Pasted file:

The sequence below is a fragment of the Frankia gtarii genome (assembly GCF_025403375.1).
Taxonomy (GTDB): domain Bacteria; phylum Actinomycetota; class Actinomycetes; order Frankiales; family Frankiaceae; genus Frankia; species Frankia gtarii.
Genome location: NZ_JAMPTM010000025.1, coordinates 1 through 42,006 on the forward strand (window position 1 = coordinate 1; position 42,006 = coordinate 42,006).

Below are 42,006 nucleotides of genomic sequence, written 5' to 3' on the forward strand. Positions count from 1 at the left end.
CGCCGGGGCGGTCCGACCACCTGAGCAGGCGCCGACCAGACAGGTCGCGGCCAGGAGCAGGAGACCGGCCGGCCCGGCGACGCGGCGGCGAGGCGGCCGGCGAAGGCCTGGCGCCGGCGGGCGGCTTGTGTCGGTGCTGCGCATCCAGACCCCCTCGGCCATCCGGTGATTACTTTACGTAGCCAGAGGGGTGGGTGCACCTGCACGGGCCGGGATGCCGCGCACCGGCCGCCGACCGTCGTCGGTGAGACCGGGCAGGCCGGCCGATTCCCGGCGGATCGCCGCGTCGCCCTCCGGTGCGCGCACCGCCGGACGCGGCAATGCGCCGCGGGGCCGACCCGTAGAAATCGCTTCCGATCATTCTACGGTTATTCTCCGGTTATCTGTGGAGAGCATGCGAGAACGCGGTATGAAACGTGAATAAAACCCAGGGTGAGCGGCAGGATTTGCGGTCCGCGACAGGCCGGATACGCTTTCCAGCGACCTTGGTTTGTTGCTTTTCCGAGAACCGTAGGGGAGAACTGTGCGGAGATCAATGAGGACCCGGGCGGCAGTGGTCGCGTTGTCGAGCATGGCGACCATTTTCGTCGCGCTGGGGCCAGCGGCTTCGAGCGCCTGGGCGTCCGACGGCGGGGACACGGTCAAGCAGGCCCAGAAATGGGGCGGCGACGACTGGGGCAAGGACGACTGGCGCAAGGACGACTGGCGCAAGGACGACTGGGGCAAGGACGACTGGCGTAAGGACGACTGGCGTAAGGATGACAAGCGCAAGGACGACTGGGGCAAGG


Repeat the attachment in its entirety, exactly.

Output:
The sequence below is a fragment of the Frankia gtarii genome (assembly GCF_025403375.1).
Taxonomy (GTDB): domain Bacteria; phylum Actinomycetota; class Actinomycetes; order Frankiales; family Frankiaceae; genus Frankia; species Frankia gtarii.
Genome location: NZ_JAMPTM010000025.1, coordinates 1 through 42,006 on the forward strand (window position 1 = coordinate 1; position 42,006 = coordinate 42,006).

Below are 42,006 nucleotides of genomic sequence, written 5' to 3' on the forward strand. Positions count from 1 at the left end.
CGCCGGGGCGGTCCGACCACCTGAGCAGGCGCCGACCAGACAGGTCGCGGCCAGGAGCAGGAGACCGGCCGGCCCGGCGACGCGGCGGCGAGGCGGCCGGCGAAGGCCTGGCGCCGGCGGGCGGCTTGTGTCGGTGCTGCGCATCCAGACCCCCTCGGCCATCCGGTGATTACTTTACGTAGCCAGAGGGGTGGGTGCACCTGCACGGGCCGGGATGCCGCGCACCGGCCGCCGACCGTCGTCGGTGAGACCGGGCAGGCCGGCCGATTCCCGGCGGATCGCCGCGTCGCCCTCCGGTGCGCGCACCGCCGGACGCGGCAATGCGCCGCGGGGCCGACCCGTAGAAATCGCTTCCGATCATTCTACGGTTATTCTCCGGTTATCTGTGGAGAGCATGCGAGAACGCGGTATGAAACGTGAATAAAACCCAGGGTGAGCGGCAGGATTTGCGGTCCGCGACAGGCCGGATACGCTTTCCAGCGACCTTGGTTTGTTGCTTTTCCGAGAACCGTAGGGGAGAACTGTGCGGAGATCAATGAGGACCCGGGCGGCAGTGGTCGCGTTGTCGAGCATGGCGACCATTTTCGTCGCGCTGGGGCCAGCGGCTTCGAGCGCCTGGGCGTCCGACGGCGGGGACACGGTCAAGCAGGCCCAGAAATGGGGCGGCGACGACTGGGGCAAGGACGACTGGCGCAAGGACGACTGGCGCAAGGACGACTGGGGCAAGGACGACTGGCGTAAGGACGACTGGCGTAAGGATGACAAGCGCAAGGACGACTGGGGCAAGG